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Although they would have preferred to keep their current price-gouging system, banks and credit card issuers did far better than they thought they would in yesterday's Federal Reserve announcement of final swipe fee rules.
The Fed's new rules, released yesterday afternoon, include a 21-cent base fee that is less restrictive than its previous draft proposal, and allow banks more flexibility in how they charge retailers.
The fee is almost double the original 12-cent swipe fee cap proposed by the Fed in December. The rules also add 0.05 percent of the transaction amount for fraud prevention. The final rules will begin to be implemented Oct. 31, a more than three-month delay than originally expected.
Acting as a front man for the nation’s biggest banks (who decided to keep a low profile so we wouldn't see them jumping in glee), the Independent Community Banks of America called the fee set forth in the Federal Reserve’s final rule as "better than the originally proposed 12-cent cap" but complained that "this harsh, below-cost price cap will be incredibly detrimental to community banks and their consumers."
For years, big banks and the giant credit card networks used hidden swipe fees and fine print to keep consumers in the dark regarding the actual costs of using their debit cards, said the FMI, in a statement representative of the opinion of most retailer groups. "The disparity between the bank-determined fees assessed for processing paper checks and electronic checks has cost merchants and consumers nearly $20 billion each year. In addition, merchants are charged on average 44 cents to complete a debit-card transaction that costs just 4 cents to process. Closing the gap on these charges would have benefited small businesses and allowed them to put more savings in the pockets of their customers."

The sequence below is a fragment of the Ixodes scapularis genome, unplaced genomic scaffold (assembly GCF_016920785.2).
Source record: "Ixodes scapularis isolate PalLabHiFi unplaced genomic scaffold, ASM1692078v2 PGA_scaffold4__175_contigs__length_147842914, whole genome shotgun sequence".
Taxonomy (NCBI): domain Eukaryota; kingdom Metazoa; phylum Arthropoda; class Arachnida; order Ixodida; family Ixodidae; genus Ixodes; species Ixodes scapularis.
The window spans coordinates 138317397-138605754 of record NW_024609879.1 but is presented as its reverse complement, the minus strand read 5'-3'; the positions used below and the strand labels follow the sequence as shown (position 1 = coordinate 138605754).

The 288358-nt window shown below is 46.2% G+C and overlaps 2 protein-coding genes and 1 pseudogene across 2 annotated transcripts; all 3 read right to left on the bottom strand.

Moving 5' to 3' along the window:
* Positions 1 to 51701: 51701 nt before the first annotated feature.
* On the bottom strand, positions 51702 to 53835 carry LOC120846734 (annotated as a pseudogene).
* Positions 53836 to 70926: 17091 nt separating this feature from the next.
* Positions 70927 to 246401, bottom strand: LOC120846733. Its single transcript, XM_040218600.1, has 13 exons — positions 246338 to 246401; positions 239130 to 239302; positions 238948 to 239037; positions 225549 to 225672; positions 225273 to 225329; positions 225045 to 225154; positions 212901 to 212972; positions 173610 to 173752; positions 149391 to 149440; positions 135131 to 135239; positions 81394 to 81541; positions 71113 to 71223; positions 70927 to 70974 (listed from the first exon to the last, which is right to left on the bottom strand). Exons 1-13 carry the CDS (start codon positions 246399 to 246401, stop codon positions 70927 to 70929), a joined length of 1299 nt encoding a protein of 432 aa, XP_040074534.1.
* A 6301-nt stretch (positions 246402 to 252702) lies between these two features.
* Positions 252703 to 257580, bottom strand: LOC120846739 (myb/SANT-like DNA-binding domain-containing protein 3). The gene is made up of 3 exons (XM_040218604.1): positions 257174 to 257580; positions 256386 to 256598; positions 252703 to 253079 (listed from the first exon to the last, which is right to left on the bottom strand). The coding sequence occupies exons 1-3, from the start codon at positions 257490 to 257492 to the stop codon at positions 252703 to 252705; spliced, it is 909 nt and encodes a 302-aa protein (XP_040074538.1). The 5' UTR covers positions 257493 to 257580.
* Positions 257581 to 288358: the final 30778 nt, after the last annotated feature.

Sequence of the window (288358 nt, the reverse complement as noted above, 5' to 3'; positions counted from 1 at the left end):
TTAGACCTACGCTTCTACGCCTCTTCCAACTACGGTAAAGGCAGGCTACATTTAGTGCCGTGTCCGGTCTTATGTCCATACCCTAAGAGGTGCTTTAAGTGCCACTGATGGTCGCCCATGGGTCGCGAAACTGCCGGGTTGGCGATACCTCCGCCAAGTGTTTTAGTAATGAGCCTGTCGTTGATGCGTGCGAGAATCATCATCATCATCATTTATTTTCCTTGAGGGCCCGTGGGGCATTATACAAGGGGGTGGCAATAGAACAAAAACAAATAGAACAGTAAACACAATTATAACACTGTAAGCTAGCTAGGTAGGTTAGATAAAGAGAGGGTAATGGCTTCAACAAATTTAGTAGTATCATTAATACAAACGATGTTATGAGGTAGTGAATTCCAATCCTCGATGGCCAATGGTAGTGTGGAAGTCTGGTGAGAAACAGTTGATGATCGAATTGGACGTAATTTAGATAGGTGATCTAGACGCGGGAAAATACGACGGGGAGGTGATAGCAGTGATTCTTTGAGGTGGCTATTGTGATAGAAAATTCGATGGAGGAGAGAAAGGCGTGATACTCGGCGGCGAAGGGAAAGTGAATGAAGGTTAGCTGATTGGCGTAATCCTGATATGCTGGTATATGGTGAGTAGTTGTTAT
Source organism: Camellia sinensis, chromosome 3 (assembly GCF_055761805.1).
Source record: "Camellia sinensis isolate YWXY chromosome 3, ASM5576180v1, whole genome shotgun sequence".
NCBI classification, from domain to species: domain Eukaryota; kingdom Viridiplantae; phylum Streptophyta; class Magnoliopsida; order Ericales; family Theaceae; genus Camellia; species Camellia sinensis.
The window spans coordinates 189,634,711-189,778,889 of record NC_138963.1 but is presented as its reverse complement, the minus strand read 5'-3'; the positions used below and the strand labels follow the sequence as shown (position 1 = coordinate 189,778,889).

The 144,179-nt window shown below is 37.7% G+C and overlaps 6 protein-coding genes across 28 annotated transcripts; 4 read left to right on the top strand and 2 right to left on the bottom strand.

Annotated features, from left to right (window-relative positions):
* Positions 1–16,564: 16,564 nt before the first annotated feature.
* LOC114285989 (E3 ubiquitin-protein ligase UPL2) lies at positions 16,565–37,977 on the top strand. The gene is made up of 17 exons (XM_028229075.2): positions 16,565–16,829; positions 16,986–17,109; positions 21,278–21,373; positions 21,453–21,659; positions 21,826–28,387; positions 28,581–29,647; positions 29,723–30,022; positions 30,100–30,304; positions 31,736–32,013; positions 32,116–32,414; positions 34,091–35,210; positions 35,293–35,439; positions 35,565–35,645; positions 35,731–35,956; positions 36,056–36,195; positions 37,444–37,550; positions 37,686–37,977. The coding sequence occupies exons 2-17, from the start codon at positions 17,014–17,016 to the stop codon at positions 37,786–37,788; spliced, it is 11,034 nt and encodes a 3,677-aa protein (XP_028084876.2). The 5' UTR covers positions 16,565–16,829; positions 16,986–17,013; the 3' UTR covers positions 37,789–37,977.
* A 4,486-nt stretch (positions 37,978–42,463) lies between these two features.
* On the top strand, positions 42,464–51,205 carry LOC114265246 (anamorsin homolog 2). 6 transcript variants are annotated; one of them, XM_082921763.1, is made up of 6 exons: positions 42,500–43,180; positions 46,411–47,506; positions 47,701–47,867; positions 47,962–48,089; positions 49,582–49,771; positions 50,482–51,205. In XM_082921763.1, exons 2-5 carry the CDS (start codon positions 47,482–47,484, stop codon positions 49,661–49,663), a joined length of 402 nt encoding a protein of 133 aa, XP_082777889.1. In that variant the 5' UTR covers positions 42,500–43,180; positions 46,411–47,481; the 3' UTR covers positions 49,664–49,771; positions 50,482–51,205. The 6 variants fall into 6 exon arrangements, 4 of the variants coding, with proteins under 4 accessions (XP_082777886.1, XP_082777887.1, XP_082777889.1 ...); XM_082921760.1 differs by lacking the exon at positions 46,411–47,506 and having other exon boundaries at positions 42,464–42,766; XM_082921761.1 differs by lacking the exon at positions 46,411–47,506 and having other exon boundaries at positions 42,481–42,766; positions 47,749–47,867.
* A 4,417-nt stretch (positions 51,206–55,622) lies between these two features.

NACS called the Fed's final rule "an irresponsible abdication of its legal duty," and I'd add that yesterday's ruling was an abomination of the spirit and intent of the Durbin swipe fee reform amendment.
"Final rules should look like proposed rules. This should have been a clear victory for consumers. We are left to believe that the credibility of the Federal Reserve is in question because it's obvious that political pressure from the big banks has impacted the outcome of the final rules," said NACS Chairman Jeff Miller, who is president of Norfolk, Va.-based Miller Oil Co. "A cap of 21 cents per transaction is better than the current average of 44 cents per transaction, but it is more than 400 percent more than the 4 cents per transaction that the Fed-sponsored survey of banks found to be the real cost of processing a debit transaction."
As for what's next for retailers, it appears that the retail trade associations are mulling their options, both legally and legislatively. Among the ramifications I expect to see:
- Potential legal challenges
- Widening the push for reform of the payments system, including credit cards as well as debit
- More stations offering lower prices for cash
- Bigger push to ACH (automated clearing house) payment and creation of mobile wallets on smart phones
If all else fails, perhaps everyone in the retail industry should protest by cutting up their debit and credit cards.